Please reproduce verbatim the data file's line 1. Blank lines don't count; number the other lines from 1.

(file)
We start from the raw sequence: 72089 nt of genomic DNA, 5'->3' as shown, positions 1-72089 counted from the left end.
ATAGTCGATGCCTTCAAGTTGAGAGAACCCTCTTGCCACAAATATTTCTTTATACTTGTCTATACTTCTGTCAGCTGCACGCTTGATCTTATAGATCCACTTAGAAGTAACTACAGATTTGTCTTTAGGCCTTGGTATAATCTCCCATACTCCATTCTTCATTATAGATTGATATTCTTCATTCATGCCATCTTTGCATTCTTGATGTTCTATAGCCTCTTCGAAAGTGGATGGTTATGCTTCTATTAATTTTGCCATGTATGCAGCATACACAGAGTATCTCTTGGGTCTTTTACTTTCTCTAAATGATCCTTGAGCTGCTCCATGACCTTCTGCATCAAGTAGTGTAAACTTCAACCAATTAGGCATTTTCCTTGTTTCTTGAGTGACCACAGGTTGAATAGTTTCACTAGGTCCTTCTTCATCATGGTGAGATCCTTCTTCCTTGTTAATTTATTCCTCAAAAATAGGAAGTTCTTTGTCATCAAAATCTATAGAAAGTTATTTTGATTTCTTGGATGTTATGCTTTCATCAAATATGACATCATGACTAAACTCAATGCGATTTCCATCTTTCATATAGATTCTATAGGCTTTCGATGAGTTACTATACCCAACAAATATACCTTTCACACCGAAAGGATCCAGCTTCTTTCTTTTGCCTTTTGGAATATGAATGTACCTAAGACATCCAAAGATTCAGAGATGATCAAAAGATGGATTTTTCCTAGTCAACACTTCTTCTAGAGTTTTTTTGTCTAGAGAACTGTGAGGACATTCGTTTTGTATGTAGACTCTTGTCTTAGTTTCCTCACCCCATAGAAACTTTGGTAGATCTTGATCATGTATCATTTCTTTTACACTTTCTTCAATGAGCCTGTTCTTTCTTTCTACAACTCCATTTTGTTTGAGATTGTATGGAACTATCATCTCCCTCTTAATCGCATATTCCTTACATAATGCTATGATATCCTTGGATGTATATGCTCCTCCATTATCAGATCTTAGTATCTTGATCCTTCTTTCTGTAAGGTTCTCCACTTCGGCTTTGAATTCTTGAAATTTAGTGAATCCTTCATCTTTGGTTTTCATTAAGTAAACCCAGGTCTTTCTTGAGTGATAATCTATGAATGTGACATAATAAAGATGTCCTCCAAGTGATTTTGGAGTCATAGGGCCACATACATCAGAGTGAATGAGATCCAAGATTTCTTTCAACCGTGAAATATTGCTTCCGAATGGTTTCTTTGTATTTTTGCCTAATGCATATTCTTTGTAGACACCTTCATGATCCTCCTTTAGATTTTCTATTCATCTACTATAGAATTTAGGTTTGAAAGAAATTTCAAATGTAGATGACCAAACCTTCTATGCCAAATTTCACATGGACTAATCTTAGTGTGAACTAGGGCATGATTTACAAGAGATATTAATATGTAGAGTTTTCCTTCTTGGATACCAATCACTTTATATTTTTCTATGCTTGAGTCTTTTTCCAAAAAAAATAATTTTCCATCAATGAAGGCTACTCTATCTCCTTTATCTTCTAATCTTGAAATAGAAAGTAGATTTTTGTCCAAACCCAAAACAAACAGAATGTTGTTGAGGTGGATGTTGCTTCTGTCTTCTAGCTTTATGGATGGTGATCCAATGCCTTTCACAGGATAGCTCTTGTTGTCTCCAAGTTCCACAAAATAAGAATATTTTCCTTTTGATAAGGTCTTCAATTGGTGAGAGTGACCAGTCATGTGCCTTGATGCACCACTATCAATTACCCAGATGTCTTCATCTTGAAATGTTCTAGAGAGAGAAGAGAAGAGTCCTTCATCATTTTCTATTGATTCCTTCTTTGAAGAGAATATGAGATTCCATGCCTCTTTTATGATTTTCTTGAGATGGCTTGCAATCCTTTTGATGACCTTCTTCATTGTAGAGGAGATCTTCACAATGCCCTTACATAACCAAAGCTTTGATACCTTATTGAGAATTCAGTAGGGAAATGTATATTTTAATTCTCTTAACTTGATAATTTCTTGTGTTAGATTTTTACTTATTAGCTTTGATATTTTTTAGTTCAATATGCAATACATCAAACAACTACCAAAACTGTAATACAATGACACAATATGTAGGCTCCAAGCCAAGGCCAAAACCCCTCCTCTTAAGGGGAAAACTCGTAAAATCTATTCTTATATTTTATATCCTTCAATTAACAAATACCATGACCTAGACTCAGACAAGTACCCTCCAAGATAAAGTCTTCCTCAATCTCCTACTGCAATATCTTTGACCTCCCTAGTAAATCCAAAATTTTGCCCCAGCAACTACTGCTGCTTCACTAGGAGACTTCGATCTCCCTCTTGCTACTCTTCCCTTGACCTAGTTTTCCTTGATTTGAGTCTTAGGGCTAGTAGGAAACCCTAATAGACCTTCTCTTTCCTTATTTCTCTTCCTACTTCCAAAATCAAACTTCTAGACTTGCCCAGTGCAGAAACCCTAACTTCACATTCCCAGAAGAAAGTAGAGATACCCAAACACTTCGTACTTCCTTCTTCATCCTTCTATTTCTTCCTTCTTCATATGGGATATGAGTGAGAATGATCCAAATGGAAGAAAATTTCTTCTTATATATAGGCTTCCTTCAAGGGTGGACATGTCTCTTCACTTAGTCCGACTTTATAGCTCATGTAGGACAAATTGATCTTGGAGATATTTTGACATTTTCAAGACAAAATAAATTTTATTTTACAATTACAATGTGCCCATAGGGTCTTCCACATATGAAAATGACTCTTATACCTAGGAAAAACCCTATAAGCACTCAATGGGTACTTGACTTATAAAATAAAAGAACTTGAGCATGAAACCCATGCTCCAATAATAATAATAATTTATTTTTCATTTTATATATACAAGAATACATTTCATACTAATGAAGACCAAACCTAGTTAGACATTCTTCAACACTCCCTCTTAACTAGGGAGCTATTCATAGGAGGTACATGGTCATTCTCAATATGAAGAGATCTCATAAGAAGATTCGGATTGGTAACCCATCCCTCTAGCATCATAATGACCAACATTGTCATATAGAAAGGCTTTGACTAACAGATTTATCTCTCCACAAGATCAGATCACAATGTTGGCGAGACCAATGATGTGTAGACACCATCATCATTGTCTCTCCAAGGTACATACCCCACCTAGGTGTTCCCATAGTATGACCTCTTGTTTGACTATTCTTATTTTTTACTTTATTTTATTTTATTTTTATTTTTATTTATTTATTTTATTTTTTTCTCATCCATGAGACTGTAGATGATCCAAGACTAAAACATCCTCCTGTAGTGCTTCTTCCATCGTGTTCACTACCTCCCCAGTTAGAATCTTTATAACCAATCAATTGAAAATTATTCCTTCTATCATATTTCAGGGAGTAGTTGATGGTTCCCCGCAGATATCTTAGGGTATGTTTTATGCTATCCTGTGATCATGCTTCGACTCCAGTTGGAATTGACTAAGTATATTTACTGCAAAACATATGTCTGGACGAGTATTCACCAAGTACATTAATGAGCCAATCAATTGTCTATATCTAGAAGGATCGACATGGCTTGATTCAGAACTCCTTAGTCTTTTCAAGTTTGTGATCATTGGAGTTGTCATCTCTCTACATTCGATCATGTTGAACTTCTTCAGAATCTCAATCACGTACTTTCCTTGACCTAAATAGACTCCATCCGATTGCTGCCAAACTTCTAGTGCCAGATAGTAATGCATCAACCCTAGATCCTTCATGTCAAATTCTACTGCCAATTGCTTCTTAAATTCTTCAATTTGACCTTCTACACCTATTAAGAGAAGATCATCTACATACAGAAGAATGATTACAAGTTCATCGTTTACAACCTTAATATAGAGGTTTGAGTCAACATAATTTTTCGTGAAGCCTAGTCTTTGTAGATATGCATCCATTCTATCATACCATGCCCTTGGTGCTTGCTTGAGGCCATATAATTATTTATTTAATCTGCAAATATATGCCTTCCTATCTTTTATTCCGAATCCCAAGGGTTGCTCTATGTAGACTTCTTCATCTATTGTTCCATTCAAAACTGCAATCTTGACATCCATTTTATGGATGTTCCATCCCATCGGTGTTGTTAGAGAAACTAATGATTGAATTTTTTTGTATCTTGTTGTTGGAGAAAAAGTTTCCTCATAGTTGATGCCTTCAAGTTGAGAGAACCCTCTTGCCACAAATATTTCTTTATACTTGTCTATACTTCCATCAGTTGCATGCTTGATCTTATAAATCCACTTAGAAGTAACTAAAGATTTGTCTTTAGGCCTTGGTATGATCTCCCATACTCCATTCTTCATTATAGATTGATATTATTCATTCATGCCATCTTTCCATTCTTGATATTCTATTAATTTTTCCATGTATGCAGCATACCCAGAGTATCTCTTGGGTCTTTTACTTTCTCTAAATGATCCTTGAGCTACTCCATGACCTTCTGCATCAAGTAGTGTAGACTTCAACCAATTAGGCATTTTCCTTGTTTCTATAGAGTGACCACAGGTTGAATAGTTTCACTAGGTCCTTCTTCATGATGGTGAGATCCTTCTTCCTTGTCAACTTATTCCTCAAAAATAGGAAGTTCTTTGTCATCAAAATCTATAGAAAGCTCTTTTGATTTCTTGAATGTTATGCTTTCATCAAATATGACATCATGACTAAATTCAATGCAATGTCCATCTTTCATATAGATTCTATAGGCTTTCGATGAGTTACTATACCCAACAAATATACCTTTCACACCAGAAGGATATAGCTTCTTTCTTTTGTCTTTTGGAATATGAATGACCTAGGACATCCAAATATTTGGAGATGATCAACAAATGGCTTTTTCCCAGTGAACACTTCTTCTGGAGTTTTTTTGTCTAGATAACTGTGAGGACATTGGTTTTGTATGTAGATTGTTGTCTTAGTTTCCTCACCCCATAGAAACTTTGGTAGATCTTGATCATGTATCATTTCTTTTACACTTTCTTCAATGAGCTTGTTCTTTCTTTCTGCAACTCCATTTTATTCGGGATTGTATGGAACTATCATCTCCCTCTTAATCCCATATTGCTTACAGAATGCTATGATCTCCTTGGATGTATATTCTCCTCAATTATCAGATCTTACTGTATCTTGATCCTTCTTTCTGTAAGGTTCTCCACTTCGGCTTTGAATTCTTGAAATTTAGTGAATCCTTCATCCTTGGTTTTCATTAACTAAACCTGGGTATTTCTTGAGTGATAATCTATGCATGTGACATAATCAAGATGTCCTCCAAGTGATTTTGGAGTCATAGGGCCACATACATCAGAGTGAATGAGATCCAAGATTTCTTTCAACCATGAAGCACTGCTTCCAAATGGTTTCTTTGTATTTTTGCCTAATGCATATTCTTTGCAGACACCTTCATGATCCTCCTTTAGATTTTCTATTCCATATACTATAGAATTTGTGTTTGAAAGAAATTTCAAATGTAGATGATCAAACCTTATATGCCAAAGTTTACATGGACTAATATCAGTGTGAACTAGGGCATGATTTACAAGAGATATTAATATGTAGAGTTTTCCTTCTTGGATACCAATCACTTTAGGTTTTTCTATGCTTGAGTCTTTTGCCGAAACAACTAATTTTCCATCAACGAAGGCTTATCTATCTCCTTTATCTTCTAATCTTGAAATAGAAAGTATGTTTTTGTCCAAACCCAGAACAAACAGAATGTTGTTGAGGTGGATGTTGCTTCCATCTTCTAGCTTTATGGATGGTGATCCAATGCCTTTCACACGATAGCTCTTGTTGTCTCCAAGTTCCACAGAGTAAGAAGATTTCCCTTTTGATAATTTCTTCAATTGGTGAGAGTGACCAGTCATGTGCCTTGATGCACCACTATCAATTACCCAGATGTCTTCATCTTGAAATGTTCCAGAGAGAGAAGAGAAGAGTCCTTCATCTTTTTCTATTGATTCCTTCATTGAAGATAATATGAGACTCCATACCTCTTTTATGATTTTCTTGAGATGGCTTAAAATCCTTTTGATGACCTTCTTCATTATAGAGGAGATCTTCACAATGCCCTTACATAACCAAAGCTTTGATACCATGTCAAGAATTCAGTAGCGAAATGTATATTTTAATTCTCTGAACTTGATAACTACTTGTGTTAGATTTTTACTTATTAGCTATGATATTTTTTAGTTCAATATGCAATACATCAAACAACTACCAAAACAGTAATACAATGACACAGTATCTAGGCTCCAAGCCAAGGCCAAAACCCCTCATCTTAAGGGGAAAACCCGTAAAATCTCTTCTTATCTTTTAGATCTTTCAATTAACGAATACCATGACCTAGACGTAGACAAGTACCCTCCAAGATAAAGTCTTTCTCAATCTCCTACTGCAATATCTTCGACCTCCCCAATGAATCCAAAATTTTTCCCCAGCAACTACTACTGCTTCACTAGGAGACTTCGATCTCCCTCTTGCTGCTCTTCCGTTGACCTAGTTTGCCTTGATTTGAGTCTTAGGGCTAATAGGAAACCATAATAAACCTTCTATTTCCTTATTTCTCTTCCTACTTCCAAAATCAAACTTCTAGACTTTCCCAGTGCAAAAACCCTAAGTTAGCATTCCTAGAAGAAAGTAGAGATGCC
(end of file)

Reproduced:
We start from the raw sequence: 72089 nt of genomic DNA, 5'->3' as shown, positions 1-72089 counted from the left end.